GAH! You just got asked to plan a Super Bowl party for your office to celebrate game day and you have no clue how to get started. Sound familiar? We’re here to help.
Having facilitated book launches, company-wide holiday parties, in-office carnivals and Game of Thrones-themed happy hours…. we’ve picked up some rules of thumb for party planning. Below are some of our go-to tricks for making sure that your team is well-fed and hydrated for the big game!
Time Frame: 2 Hours
For a lot of people, it’s hard to carve out too much extra time to spend at the office if an event isn’t taking place during the workday or directly after work. Your colleagues may have other priorities outside of work that they need to focus on, which, sadly, may not include getting drunk and discussing (or watching) the Super Bowl with you. But that’s OKAY! If you’re planning to convene at your office on Super Bowl Sunday to watch the game together, the time frame will be much longer, about 4-5 hours, since you’ll be watching the game and, of course, the halftime show! But if you’re planning to celebrate kick off earlier in the week with your office (Super Bowl trivia, Super Bowl bingo), 2 hours is usually a good amount of time for people to mingle, play games, eat some appetizers and have a few drinks before heading home. Also, it’s usually best to plan your start time between 3PM and 5PM. Late afternoon is when your co-workers will generally start looking for an afternoon snack and people will be excited to end their workday a little earlier than usual- an added perk!
The Drinks: 2 per person per hour
Now if your colleagues are big drinkers, you can always increase from here. However, we’ve found that generally, most employees like to have about 2-4 drinks during a work event. Even if you’re celebrating something non-work related, such as the Super Bowl, a lot of employees usually put a cap on the number of drinks they’ll have in front of their boss. For most happy hours we recommend sticking with beer and wine as the drink options for four reasons: you don’t have to try and figure out how many bottles of liquor vs. bottles of mixers you’ll need (if you don’t have any bartending background, it’s tough); you don’t have to worry about anyone in the office over-serving themselves (it happens); if you aren’t familiar with your building’s policies, free pouring liquor could become an insurance issue; and beer and wine are generally more cost-effective options where you’ll get more bang for your buck. Once you’ve solidified your drink choices, the next step is portioning the correct amount of beer and wine needed for your team. When breaking it down, we usually split the beer drinkers vs. the wine drinkers right now the middle (unless we know there’s a drink preference in the office). So if you’re an office of 30 people, it will be 15 beer drinkers and 15 wine drinkers. Based on the 2 drinks per person per hour rule, each person will have 4 drinks total, which means you will need to buy five 12-packs of beer and 15 bottles of wine. If you know that most of your office leans toward drinking beer or drinking wine, you can always adjust that headcount breakdown. However, if you’re really not sure of preference, it’s a safe bet to split it down the middle. At the end of the day, if someone wants another drink that isn’t their preferred choice, they’ll make the switch.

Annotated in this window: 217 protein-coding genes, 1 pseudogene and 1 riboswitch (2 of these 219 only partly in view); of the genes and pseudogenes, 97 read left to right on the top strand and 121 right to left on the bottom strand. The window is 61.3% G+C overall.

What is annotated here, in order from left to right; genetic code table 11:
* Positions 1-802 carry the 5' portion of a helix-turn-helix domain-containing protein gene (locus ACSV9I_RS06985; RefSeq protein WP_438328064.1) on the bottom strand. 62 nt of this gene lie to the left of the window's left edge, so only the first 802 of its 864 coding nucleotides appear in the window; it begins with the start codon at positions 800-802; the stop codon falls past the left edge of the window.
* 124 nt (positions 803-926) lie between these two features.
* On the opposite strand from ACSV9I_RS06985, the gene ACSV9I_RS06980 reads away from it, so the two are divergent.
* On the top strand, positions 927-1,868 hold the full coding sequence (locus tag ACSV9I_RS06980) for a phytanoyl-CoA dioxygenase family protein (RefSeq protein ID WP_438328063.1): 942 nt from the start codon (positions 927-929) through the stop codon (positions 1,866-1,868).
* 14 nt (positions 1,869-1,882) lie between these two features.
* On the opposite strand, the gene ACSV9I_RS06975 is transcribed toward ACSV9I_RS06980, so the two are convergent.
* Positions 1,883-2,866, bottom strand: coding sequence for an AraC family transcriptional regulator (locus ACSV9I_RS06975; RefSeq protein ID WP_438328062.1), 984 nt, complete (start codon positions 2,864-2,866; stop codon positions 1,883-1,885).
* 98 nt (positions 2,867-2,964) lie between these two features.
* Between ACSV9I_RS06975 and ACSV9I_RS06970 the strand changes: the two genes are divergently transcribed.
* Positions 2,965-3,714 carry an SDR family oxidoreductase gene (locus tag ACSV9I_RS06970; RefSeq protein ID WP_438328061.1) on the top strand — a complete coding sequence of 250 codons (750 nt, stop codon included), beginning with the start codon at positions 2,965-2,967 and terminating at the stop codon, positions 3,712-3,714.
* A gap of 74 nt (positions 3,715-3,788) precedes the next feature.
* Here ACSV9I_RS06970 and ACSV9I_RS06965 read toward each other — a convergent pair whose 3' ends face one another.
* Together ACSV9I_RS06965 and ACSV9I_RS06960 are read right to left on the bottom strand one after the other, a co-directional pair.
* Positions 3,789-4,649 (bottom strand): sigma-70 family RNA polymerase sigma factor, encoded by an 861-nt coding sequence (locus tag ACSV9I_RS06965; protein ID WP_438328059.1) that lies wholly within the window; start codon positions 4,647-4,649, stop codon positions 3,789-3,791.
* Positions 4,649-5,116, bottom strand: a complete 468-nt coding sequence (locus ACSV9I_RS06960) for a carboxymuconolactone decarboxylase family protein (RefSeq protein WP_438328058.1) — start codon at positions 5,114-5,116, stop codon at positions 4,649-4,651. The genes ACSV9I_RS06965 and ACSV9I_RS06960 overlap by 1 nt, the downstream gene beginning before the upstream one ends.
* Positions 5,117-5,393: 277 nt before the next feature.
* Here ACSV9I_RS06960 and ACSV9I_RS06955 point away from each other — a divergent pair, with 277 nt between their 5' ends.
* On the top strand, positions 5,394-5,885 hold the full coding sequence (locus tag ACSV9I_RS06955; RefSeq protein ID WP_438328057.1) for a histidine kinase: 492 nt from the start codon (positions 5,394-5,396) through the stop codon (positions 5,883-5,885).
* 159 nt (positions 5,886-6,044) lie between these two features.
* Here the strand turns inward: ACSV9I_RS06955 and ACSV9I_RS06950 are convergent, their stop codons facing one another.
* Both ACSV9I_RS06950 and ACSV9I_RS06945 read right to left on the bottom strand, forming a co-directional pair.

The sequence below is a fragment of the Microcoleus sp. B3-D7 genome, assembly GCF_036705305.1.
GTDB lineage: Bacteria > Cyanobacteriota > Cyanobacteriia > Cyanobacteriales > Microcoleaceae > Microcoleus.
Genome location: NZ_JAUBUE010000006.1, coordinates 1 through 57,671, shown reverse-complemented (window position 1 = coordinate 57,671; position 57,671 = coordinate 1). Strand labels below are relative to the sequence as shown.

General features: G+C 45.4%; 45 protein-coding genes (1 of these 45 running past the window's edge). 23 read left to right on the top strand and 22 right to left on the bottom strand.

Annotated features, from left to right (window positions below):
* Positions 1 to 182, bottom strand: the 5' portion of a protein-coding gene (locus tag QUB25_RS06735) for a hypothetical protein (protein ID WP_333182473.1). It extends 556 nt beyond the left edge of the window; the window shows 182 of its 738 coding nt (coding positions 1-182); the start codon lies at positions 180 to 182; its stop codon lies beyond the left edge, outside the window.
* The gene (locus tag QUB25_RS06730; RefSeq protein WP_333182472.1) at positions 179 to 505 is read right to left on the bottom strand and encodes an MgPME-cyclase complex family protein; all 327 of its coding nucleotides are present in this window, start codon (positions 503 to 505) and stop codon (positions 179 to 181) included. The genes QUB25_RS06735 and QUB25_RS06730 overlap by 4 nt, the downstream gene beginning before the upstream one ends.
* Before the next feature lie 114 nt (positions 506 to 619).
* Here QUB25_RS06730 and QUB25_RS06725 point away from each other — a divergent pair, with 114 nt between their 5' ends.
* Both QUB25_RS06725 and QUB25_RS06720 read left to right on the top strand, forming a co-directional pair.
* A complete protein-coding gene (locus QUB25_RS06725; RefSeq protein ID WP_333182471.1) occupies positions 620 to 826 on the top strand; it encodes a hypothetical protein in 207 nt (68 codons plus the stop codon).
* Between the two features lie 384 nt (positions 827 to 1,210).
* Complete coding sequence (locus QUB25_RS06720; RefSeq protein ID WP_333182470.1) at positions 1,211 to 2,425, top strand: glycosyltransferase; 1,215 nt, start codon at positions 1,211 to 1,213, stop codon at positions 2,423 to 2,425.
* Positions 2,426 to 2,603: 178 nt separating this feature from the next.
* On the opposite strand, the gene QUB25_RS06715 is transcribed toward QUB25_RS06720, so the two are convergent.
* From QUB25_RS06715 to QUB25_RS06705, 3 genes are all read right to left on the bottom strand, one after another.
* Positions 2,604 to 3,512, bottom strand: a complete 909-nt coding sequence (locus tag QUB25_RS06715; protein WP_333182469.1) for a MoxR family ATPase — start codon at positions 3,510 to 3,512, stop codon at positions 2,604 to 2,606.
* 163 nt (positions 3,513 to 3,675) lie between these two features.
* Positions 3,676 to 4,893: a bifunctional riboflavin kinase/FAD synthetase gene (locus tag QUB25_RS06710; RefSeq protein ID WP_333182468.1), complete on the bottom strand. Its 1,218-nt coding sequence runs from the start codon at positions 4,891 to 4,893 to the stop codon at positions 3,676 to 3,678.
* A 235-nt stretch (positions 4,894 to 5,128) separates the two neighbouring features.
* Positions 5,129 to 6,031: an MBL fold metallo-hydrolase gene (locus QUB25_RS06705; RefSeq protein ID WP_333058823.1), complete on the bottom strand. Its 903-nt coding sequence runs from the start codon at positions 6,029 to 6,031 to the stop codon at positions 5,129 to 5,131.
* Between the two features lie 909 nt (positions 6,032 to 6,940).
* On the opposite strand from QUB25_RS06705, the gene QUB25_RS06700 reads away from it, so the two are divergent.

The Food: 3-4 bites per person per hour
Similar to the drinks, the food really depends on how heavy your team eats. If you know your coworkers like to go back for seconds and thirds, you may want to increase to 5-6 bites per person per hour. And for an event like the Super Bowl, going heavier can’t hurt since football = all of the foods. However, we’ve found that 3-4 bites per person per hour is sufficient for a late afternoon snack/happy hour. That’s why event start time is key here. Starting the event between 3PM and 5PM implies that you will only be providing a snack for team members, not dinner. If you start the party too late, people will arrive hungry and ready to eat a meal, which will wipe you out of food. As opposed to a late afternoon event, which sets the expectation that it will be bites, not a buffet. Also, when reviewing the food choices for your Super Bowl menu, a good thing to keep in mind is that you want to supply “socializing food”, aka food that you can hold in your hands while talking to others. So try to stick with menu items that your colleagues can hold in a napkin rather than food that requires a fork and knife. In regards to the amount of appetizers that you’ll need to order for your office, that depends on how many bites you want to provide per person during the event. If you’re going based off of our recommendation, using the 30 person office example again, you’ll need to order about 16-18 dozen appetizers. However, if you have a budget set for the amount of money that you can spend on food and it won’t cover that large of a range of food, you can always lower the amount of bites per person, include dips (these tend to stretch farther than individual pieces) or opt towards the less expensive menu items, such as pigs in a blanket, quesadillas, etc.
And if you’re interested in being in the office MVP rather than the office party planner, we have you covered there as well! Reach out to firstname.lastname@example.org today to place an order for one of our Super Bowl specials and make sure that your office party is a real touchdown!